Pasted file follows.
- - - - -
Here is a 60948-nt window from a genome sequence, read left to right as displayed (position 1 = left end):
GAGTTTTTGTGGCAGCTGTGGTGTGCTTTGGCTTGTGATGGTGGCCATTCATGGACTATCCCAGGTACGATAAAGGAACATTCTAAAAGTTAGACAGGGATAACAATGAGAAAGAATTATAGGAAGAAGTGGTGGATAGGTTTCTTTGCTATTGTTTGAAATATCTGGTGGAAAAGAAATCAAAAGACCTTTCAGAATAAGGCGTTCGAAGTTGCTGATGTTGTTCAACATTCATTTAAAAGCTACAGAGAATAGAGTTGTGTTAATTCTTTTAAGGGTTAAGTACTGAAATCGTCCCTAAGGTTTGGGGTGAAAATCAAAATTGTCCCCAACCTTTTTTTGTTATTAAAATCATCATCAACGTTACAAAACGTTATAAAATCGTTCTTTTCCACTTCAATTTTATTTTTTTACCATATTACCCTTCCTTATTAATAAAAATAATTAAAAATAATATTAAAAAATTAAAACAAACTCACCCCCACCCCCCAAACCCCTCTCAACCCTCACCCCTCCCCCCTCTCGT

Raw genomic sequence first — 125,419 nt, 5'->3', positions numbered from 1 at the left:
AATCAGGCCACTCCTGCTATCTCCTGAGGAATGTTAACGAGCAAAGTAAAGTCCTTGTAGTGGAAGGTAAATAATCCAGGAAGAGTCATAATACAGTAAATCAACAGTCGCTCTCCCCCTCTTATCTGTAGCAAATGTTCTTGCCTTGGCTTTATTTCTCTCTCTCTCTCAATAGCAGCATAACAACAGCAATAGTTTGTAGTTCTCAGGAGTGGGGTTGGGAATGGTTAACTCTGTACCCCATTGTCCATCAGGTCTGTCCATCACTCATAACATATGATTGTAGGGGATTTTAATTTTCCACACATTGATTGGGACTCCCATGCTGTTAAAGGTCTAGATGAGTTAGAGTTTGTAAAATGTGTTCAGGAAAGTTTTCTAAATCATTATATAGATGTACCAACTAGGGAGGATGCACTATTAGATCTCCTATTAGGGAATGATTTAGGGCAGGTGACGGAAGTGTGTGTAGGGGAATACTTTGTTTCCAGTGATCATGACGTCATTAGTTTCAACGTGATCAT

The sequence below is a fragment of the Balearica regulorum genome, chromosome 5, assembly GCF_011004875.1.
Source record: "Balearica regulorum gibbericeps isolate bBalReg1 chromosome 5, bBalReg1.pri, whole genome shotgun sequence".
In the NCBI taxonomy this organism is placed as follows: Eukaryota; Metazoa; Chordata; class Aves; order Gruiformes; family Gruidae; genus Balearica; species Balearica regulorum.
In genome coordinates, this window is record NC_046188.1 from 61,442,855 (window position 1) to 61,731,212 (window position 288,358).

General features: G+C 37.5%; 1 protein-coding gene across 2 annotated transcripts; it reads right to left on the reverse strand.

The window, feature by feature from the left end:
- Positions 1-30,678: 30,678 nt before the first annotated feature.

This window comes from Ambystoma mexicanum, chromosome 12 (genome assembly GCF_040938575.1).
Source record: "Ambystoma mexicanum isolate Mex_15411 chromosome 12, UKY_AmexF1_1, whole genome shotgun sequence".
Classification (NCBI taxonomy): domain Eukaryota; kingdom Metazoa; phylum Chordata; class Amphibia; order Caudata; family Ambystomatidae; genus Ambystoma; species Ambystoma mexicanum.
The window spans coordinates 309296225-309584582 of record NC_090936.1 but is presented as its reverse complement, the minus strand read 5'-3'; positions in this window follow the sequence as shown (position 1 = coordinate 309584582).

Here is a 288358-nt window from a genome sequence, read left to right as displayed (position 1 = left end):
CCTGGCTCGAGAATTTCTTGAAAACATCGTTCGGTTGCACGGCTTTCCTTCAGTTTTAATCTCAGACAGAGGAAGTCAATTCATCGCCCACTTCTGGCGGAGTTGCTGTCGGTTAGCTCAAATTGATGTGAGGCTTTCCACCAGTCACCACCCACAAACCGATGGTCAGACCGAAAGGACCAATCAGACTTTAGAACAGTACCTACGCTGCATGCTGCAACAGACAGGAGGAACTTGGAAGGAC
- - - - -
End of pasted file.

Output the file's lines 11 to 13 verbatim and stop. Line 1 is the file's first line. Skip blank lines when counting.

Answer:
- Positions 1-30,678: 30,678 nt before the first annotated feature.

This window comes from Ambystoma mexicanum, chromosome 12 (genome assembly GCF_040938575.1).
Source record: "Ambystoma mexicanum isolate Mex_15411 chromosome 12, UKY_AmexF1_1, whole genome shotgun sequence".